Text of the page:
You are on page 1of 5

Alex Pinto

MCRP
When the Affordable Care Act was first introduced, there was a lot of debate over
whether America should have a universal health care system or if it should keep its
privatized version. The intentions of the Affordable Care Act are simple: supply the
population of the United States with affordable high quality care. However, the reality of
achieving those goals under this law is much more farfetched than one may realize. It is
possible to achieve those goals by other more accepted ideas, however the Affordable
Care Act is much more complicated than necessary and actually creates more problems
than it solves. These problems include but are not limited to: worse delivery and quality
of health care, larger expenses on behalf of the taxpayer and the government, and large
inefficiencies created by over complicated bureaucracies.
Under the Affordable Care Act, studies show that expenses for health care would
increase significantly. This law is based on a communal payment system similar to
many socialist countries. Everybody who chooses to pay into the system rather than
pay the fine receives its benefits. The problem is that not everybody is willing to pay the
premiums and may choose the less expensive fine rather than the health care. The
system is largely dependent on millennials to sign up for health care (Perez). This is so
that they will pay into it in order to pay for the elderly citizens who need more care and
thus more money (Perez). However, historically, millennials have not purchased health
care, and a national poll taken by Harvards Institute of Politics of 18-29 year olds shows
that less than one third of millennials plan to enroll and would rather pay the cheaper
fine (Perez). This is very bad news for the future of the Affordable Care Act and more
importantly, this nation. If there are not enough millennials to pay into the system then
there will not be enough money to offset those who use it which will result in higher
premiums than expected. In addition to this idea, which has been coined The Death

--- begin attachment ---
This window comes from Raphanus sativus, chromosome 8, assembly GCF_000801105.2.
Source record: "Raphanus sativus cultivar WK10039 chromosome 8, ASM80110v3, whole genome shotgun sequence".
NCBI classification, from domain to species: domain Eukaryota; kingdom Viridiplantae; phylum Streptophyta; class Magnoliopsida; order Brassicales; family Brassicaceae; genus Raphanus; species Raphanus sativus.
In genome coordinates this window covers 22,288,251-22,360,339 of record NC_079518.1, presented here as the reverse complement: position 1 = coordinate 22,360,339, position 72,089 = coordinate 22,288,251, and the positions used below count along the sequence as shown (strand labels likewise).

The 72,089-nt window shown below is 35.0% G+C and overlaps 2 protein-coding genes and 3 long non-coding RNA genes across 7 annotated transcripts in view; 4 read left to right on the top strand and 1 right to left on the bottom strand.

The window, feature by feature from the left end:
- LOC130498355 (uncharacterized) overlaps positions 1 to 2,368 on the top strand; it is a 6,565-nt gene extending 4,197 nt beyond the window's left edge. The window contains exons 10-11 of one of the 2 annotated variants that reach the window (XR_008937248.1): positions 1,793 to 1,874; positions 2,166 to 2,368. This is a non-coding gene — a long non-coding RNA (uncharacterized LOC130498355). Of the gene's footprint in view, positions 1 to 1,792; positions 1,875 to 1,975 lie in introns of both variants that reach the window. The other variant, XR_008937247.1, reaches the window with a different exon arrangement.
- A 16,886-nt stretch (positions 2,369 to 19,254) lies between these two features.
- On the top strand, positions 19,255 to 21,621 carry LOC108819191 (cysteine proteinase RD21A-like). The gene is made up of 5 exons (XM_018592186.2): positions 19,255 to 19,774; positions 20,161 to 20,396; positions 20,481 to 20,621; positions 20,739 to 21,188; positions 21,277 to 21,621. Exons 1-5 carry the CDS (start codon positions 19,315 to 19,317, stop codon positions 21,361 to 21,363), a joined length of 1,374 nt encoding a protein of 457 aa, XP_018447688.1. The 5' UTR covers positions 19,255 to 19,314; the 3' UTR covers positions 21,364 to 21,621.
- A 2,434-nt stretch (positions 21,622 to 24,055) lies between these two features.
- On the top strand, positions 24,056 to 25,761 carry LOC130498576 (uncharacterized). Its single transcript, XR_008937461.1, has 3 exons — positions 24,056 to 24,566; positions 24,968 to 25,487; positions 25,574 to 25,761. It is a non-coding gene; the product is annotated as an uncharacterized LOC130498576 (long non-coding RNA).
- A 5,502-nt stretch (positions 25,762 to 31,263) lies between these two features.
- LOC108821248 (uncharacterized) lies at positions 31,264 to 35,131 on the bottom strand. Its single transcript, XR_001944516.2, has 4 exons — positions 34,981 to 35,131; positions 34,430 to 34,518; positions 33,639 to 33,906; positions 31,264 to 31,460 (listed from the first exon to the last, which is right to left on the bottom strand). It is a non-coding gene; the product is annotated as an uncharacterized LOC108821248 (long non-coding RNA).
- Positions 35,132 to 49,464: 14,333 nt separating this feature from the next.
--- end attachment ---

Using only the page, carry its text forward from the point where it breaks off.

Spiral by many economists, a socialized healthcare system destroys competition
among health care providers for lower rates (Glen).
Studies have shown that people will be less likely to find cheaper health care if
most of it is being paid by the government through the communal system described
above (Glen). People are usually encouraged to look for cheaper options when the
payments affect them directly (Glen). Therefore there will be less competition driving
lower cost which is typical in a capitalist society. In addition to less competition,

Alex Pinto
MCRP
everybody has to pay for the same coverage plan according to the Affordable Care Act
(Ross). This means there will be millions of people paying for services they do not need
creating an inefficient use of money (Ross). For example, a regular working man will
have to pay for the same coverage as a stuntman. When it comes to the Affordable
Care Act, cost does not necessarily mean higher quality coverage either.
The delivery of care is expected to worsen under the Affordable Care Act. Many
countries that have similar health care systems have very long wait times due to the
inefficiencies in the system (Thind). Canada, which has a population the size of
California and thus should be easier to control, suffers terribly due to long wait times
(Thind). It takes an average of 53 days (8 weeks) from referral to see a specialist